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Nutritional Buzz-Word Protein – Bariatric Edition

Nutritional buzz-word Protein

… and how to increase it in your diet.

“Protein” is the buzzword when it comes to nutrition today.  We hear it everywhere we turn, “eat more protein”.

Makes total sense but how difficult is it really to eat more protein?

I pretty much hit my goals, or so I think I do.  Yesterday I did a little count in my head of how I was doing throughout the day.  I am not overly obsessed with counting grams of protein. I just make it a part of my regular diet eating a portion of protein at each meal.

I started my day with coffee and a splash of cream = 0 grams of protein.

I ate at noon.  I had tahini bread with two slices of bacon, avocado and tomato = 17 grams of protein.

I made a shake at 3 pm = 10 grams of protein.

For dinner, I made a skillet lasagna for the family.  I had a bite or two of the noodles but I focused on the meat sauce and cheese mostly and I had a salad on the side = 10 grams of protein.

That means I was under 40 grams of protein for the day and I also had a workout that required lifting heavy weights for a moderate amount of time.

Should I panic?  Absolutely not. Our bodies know exactly what to do.  Today I will just go along my merry way and make sure to include a source of protein at each meal.  It becomes a habit.

I don’t eat plates of pasta or rice-based dishes or large sandwiches on a regular basis.  I eat more eggs for breakfast, tuna salads for lunch, and chicken/ fish or meat for dinner with veg.

We are always trying to improve our diets.  We are striving to eat better, eat smarter, and eat a diet that serves us in a way to increase our energy.

My point here is to let you know that you won’t always hit your protein goals or macro goals.  Some days you will and some days you won’t.  Try your best and allow room for some movement.

When my diet is “off” for a few days, my body feels it.  I feel lousy and I get back on plan.  That’s what happens when you figure out what the correct diet for your biochemical individuality is.

Not everyone wants or feels best on a high-protein diet.  There are vegetarians and vegans out there absolutely thriving on their diet and lifestyle.

My personal diet focuses on protein plus veg, a tiny bit of fruit, nuts, seeds, and high-quality dairy products.  That’s ME.  You may be different and that’s perfectly fine.

For today’s blog, I am focusing on how to increase protein intake in your current diet.  Here are some suggestions.

  1. Eat more lean meats: Chicken, turkey, and fish are all good sources of protein. You can also try less common meats like venison or bison, which are lean and high in protein.

  1. Include beans and legumes in your diet: These plant-based proteins are rich in fiber and nutrients. Examples include lentils, chickpeas, and black beans.

  1. Add protein-rich vegetables to your meals: Some vegetables, such as spinach and broccoli, are high in protein. You can also try adding protein-rich vegetables to your meals, such as edamame or peas.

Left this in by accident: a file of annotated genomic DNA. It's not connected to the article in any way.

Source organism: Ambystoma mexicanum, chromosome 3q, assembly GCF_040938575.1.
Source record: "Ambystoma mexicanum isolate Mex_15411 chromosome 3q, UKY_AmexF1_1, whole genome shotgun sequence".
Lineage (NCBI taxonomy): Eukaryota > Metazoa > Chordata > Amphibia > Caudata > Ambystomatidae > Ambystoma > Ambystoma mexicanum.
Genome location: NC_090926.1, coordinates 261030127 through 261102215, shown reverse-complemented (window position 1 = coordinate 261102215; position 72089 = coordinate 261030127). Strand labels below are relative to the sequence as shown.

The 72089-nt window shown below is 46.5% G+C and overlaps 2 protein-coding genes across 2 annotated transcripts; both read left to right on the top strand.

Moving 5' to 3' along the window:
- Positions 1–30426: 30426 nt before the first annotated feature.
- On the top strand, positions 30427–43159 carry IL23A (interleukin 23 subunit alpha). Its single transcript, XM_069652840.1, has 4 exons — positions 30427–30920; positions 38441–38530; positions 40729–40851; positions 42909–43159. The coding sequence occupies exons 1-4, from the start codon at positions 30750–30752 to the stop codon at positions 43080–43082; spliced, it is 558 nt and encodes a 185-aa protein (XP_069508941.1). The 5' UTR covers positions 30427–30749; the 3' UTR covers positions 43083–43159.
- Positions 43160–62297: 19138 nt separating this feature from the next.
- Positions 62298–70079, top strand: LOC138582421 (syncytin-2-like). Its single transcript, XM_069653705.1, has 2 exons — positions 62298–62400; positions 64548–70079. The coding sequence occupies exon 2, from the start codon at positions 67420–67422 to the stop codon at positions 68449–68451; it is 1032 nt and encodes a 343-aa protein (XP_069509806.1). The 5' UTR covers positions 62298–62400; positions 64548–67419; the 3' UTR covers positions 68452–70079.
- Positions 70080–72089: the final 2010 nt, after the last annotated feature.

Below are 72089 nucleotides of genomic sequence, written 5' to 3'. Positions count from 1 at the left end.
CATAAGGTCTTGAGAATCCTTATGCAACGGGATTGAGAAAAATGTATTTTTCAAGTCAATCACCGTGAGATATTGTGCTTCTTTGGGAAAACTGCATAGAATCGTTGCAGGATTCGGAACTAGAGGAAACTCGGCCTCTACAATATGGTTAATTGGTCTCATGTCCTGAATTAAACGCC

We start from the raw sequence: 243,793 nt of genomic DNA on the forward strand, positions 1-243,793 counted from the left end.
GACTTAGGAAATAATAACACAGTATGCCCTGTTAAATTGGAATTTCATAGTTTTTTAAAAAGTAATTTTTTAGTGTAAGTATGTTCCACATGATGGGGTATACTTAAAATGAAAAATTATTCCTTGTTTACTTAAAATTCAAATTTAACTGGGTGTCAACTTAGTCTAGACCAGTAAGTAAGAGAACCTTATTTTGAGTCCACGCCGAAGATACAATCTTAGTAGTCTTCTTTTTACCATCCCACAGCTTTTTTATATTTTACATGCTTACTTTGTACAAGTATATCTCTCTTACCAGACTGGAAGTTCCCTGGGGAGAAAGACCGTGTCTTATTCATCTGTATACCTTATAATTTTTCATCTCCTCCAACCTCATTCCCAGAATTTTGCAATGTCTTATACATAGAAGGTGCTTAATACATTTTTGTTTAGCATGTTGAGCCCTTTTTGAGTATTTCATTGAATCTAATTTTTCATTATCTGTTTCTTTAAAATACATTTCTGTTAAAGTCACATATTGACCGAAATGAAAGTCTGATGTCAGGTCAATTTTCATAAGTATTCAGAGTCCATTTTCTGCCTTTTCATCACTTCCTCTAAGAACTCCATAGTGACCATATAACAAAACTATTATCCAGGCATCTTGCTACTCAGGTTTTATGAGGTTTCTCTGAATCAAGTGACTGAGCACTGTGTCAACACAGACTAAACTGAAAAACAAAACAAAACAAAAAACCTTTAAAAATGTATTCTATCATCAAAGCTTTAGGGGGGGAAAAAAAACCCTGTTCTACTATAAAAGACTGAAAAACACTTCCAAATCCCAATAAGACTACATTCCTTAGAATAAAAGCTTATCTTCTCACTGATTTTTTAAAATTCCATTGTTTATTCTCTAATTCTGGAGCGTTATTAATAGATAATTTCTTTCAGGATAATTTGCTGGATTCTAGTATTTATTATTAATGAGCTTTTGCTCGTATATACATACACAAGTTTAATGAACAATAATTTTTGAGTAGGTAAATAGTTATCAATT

1. Snack on protein-rich foods: Instead of reaching for chips or candy, opt for protein-rich snacks like nuts, seeds, yogurt, eggs, or cottage cheese.

  1. Use protein powders: If you struggle to get enough protein from whole foods, consider using a protein powder as a supplement. There are many types to choose from, including whey, casein, and plant-based options like pea or rice protein.

Remember to always aim for a balanced diet that includes a variety of protein sources. It’s also important to listen to your body and pay attention to how you feel after eating different types of protein.

Some people may have sensitivities or allergies to certain types of protein, so it’s always a good idea to pay attention to your body’s reactions.

My body hates beans and legumes.  I am unable to eat them.  I have been like this since I was 10 years old.  I can handle a bite or two and that is it.  I learned to listen to my body and I eliminated them from my diet.  It’s not worth feeling bad for two days after eating them.  That’s just me.

Make a mental note of how you feel with an increased protein intake.  Remember, we are biochemical individuals and what works for some of us doesn’t necessarily work for all of us.

Find what works for you and be flexible because it may change throughout your lifecycle.


Healthy Hugs,

 

 

About the Author: Sheri Burke is a Registered Holistic Nutritionist and Bariatric Surgery Coordinator at International Patient Facilitators in Tijuana and Cancun, Mexico. She has worked with bariatric surgery clients for over 10 years and especially enjoys providing nutritional guidance to pre and post bariatric clients.  In her free time, she enjoys spending time with her husband and two teens and cooking up a nutritional storm in the kitchen.

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